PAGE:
This is why emerging partnerships among indigenous groups and Western researchers in some contemporary research deserve careful scrutiny, and, perhaps, some applause. In very recent years, the research and development landscape has witnessed a positive shift towards collaborative researches efforts with indigenous communities in which all participants negotiate and benefit. The Convention on Biological Diversity and the off-spinning research guidelines regulated by this instrument have exerted a far-reaching influence. In short, indigenous peoples are gaining recognition for their knowledge and are striving for a more self-determined approach to the management of their intellectual property. A key example is the Northern Kaanju tribe of Australia which initiated research with Westerners to study the pharmacological properties of plants used in the traditional medicine of their ancestors. In this model, medicinal plant research relying on local indigenous knowledge was performed in collaboration with University-based researchers in the joint investigation of medicine. This model is in stark contrast to the historic “stakeholders” and “informants” model leading to exploitation of the indigenous group that has been used [11,12].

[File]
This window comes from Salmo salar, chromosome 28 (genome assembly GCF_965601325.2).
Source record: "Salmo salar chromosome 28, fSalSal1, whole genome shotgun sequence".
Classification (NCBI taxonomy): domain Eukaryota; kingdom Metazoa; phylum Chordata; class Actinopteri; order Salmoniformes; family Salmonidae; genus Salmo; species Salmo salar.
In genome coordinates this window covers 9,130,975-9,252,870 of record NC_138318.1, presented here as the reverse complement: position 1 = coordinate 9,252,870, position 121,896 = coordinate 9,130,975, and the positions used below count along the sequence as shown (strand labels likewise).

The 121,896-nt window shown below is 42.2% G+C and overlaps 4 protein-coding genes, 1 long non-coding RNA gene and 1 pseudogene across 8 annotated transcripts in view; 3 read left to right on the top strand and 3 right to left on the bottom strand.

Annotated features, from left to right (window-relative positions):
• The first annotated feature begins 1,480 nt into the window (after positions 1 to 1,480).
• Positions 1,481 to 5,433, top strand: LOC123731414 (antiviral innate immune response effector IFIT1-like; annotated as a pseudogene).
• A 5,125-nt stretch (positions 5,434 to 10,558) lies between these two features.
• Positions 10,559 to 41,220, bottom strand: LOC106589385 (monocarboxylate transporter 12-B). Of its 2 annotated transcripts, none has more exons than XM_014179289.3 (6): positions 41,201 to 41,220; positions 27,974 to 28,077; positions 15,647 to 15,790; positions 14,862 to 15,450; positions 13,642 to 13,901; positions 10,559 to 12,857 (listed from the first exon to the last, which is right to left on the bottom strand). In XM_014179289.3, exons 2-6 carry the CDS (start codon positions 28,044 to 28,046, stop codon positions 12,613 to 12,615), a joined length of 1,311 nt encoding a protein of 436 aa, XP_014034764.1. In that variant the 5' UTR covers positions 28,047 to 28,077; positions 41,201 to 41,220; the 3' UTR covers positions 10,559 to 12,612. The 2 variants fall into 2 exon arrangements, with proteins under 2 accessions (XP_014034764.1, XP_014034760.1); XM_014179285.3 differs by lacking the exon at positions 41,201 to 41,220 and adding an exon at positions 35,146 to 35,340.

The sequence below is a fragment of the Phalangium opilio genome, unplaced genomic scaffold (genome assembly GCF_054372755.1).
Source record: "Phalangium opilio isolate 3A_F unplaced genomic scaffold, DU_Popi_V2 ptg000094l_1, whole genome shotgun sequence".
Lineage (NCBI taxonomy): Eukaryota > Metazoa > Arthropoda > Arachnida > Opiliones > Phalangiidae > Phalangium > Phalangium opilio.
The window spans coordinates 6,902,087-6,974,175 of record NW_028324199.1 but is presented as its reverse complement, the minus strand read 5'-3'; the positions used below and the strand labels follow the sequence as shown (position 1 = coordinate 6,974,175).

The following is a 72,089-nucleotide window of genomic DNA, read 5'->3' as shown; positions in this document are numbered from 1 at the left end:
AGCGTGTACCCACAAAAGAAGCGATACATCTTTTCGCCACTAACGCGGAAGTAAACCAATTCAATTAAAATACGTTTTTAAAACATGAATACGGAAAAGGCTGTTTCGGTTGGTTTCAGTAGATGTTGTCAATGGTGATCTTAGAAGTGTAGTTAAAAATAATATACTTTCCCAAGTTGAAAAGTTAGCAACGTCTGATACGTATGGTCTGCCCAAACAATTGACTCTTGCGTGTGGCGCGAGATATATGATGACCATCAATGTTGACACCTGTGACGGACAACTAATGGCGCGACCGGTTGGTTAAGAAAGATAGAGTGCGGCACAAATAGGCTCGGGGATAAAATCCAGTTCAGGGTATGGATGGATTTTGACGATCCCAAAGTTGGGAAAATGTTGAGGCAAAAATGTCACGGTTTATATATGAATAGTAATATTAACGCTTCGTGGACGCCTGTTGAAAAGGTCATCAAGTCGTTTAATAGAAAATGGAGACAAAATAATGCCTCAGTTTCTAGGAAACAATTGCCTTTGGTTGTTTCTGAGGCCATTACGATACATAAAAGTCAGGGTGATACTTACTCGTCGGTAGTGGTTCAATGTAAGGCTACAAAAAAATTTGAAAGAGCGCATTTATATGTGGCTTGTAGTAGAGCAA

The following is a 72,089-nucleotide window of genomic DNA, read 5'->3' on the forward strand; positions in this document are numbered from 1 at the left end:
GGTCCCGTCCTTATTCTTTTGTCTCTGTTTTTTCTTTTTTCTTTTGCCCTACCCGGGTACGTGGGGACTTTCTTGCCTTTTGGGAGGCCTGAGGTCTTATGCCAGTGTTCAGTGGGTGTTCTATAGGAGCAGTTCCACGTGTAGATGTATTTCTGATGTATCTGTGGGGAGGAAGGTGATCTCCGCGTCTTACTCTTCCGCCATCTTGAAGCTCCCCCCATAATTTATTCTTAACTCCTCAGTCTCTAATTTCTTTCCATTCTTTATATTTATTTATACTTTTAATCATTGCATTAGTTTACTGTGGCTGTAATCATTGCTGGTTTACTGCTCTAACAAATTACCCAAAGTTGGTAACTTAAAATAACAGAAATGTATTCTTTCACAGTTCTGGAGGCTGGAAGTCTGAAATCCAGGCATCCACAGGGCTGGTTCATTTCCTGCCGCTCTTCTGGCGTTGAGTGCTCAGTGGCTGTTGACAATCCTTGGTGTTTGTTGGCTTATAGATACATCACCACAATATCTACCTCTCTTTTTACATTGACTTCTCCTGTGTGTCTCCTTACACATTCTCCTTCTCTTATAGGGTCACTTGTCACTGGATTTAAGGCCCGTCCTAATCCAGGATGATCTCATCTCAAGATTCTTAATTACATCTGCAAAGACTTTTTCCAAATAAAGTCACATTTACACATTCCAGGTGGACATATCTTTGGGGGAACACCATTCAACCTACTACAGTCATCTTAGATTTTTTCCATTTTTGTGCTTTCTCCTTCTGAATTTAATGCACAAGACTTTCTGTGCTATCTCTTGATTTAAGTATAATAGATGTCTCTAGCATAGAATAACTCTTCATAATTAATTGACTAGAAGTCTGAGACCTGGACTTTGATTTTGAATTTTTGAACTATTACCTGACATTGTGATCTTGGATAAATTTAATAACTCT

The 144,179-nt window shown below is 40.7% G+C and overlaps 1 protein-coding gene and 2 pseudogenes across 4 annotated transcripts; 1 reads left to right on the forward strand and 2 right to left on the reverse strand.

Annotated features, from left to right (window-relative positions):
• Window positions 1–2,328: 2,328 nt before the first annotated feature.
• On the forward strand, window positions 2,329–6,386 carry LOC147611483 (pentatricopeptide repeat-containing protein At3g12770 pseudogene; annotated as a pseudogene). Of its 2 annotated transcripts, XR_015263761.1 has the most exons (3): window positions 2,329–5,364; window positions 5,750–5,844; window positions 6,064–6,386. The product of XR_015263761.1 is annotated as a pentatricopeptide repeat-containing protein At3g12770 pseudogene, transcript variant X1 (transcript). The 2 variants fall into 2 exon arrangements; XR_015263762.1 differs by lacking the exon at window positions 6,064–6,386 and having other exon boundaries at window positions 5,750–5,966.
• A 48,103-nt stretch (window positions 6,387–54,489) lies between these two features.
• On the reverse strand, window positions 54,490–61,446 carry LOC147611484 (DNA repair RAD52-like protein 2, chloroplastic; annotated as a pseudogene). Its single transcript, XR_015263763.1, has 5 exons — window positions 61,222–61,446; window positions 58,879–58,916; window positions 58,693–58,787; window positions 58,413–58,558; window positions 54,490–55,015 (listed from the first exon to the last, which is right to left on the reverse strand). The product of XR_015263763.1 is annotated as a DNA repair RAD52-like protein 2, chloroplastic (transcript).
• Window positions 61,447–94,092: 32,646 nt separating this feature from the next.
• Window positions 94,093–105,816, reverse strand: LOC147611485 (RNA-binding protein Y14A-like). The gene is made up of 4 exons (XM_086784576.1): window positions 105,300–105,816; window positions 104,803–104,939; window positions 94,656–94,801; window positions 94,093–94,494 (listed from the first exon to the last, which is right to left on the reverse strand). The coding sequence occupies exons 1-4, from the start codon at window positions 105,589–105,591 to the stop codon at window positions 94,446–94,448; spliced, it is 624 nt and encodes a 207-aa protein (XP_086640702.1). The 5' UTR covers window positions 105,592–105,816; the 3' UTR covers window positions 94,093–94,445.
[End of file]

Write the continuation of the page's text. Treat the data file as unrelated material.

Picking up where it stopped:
The outcomes of this scientific research where indigenous people actively initiated, participated and steered the medicinal plant research produced products with commercial value.
Furthermore, this collaborative research model has resulted in the filing for patent protection of intellectual property in association with novel compounds and extracts. The model was conceptualized and carried out with development and intellectual property considerations all around. This indigenous-driven medicinal plant research project proactively examined ways to develop medicinal plant resources embedded within indigenous knowledge while asserting intellectual property rights, as well as to sustain its culture. Projects similar to these may lead to the development of novel plant-based commercial products which will fuel free enterprise and intellectual property rights among indigenous groups. Increasingly, we may see a shift toward indigenous-driven, more self-determined approaches to the management of knowledge and medicinal resources .
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Citation: Brewer JK (2014) Indigenous Knowledge and Intellectual Property: Drug Research and Development in Contemporary Context. Intel Prop Rights 2: 120. Doi: 10.4172/2375-4516.1000120
Copyright: ©2014 Brewer JK. This is an open-access article distributed under the terms of the Creative Commons Attribution License, which permits unrestricted use, distribution, and reproduction in any medium, provided the original author and source are credited.